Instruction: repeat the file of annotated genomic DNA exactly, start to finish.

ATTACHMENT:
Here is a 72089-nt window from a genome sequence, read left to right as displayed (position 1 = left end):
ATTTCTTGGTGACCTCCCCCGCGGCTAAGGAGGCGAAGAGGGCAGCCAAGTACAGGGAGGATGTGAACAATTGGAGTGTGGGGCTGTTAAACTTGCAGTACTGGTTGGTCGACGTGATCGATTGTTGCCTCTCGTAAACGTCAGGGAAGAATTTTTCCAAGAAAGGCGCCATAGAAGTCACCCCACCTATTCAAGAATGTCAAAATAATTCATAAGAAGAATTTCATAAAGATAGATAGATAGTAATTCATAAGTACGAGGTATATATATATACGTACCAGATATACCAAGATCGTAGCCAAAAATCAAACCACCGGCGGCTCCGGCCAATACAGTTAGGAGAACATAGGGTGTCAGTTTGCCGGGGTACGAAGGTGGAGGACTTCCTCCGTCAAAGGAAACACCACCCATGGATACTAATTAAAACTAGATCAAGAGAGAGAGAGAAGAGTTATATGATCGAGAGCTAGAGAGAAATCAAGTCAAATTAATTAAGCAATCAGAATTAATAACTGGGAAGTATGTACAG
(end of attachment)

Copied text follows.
Here is a 72089-nt window from a genome sequence, read left to right as displayed (position 1 = left end):
ATTTCTTGGTGACCTCCCCCGCGGCTAAGGAGGCGAAGAGGGCAGCCAAGTACAGGGAGGATGTGAACAATTGGAGTGTGGGGCTGTTAAACTTGCAGTACTGGTTGGTCGACGTGATCGATTGTTGCCTCTCGTAAACGTCAGGGAAGAATTTTTCCAAGAAAGGCGCCATAGAAGTCACCCCACCTATTCAAGAATGTCAAAATAATTCATAAGAAGAATTTCATAAAGATAGATAGATAGTAATTCATAAGTACGAGGTATATATATATACGTACCAGATATACCAAGATCGTAGCCAAAAATCAAACCACCGGCGGCTCCGGCCAATACAGTTAGGAGAACATAGGGTGTCAGTTTGCCGGGGTACGAAGGTGGAGGACTTCCTCCGTCAAAGGAAACACCACCCATGGATACTAATTAAAACTAGATCAAGAGAGAGAGAGAAGAGTTATATGATCGAGAGCTAGAGAGAAATCAAGTCAAATTAATTAAGCAATCAGAATTAATAACTGGGAAGTATGTACAG